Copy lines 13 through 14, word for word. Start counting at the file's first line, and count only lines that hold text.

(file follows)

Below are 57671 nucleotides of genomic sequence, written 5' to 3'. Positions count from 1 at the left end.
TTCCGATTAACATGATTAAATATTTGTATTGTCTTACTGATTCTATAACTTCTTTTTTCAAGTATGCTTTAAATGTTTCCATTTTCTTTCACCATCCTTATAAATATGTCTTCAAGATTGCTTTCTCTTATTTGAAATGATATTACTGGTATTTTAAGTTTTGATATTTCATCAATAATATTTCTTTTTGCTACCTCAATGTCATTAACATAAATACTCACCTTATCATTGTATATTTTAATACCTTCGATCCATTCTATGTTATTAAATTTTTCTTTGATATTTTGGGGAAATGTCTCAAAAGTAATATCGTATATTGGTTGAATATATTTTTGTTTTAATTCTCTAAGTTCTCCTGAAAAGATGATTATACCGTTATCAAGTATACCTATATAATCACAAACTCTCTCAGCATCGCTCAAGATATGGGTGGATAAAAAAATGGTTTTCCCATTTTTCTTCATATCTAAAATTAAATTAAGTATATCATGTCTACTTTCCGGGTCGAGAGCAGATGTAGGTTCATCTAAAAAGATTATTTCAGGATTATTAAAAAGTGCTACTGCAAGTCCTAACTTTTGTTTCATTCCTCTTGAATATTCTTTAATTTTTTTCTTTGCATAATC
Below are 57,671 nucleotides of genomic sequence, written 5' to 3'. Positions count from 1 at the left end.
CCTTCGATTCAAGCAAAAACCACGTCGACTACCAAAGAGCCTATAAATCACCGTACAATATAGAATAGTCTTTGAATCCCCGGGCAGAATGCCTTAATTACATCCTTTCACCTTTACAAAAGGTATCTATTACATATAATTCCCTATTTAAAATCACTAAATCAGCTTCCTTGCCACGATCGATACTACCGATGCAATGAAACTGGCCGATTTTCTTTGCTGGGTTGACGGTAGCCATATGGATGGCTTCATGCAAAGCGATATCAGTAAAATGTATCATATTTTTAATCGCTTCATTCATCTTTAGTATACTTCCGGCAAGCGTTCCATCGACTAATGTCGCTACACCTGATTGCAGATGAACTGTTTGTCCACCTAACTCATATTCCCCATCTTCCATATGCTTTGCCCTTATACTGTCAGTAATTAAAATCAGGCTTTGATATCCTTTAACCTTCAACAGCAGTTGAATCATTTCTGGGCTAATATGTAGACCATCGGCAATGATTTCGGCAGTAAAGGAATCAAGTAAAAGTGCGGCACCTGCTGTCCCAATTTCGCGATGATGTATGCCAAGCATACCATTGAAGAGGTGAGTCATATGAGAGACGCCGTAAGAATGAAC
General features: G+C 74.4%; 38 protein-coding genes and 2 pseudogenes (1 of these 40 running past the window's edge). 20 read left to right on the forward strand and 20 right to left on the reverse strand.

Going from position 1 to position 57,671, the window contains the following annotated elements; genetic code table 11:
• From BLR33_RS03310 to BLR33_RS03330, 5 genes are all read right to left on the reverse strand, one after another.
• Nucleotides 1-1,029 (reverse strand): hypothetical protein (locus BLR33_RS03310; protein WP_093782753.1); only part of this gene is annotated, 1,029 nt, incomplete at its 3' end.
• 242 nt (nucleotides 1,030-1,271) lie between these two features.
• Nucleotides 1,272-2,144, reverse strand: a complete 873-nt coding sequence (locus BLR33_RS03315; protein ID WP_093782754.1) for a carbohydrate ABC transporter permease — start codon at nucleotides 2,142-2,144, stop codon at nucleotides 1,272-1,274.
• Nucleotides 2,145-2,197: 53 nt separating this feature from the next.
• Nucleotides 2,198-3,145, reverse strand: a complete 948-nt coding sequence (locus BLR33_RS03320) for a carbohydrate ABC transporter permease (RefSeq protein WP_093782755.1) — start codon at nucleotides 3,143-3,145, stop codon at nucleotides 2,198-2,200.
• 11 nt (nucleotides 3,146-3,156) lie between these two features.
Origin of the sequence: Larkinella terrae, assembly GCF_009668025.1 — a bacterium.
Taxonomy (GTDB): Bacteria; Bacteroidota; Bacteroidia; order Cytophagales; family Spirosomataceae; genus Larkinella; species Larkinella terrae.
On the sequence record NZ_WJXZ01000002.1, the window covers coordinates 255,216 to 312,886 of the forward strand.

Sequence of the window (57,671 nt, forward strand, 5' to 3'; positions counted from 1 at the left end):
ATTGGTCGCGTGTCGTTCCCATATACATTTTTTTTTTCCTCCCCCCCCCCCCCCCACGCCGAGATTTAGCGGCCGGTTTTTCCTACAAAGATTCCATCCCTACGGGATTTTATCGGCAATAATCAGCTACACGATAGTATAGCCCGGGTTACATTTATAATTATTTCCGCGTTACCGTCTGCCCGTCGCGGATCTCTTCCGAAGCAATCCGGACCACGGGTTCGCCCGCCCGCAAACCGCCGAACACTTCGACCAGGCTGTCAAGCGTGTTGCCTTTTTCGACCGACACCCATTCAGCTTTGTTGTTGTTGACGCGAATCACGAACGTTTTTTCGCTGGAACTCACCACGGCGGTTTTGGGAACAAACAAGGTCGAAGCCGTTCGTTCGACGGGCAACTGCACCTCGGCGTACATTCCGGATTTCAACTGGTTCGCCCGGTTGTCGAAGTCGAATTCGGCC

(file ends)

• 11 nt (nucleotides 3,146-3,156) lie between these two features.
Origin of the sequence: Larkinella terrae, assembly GCF_009668025.1 — a bacterium.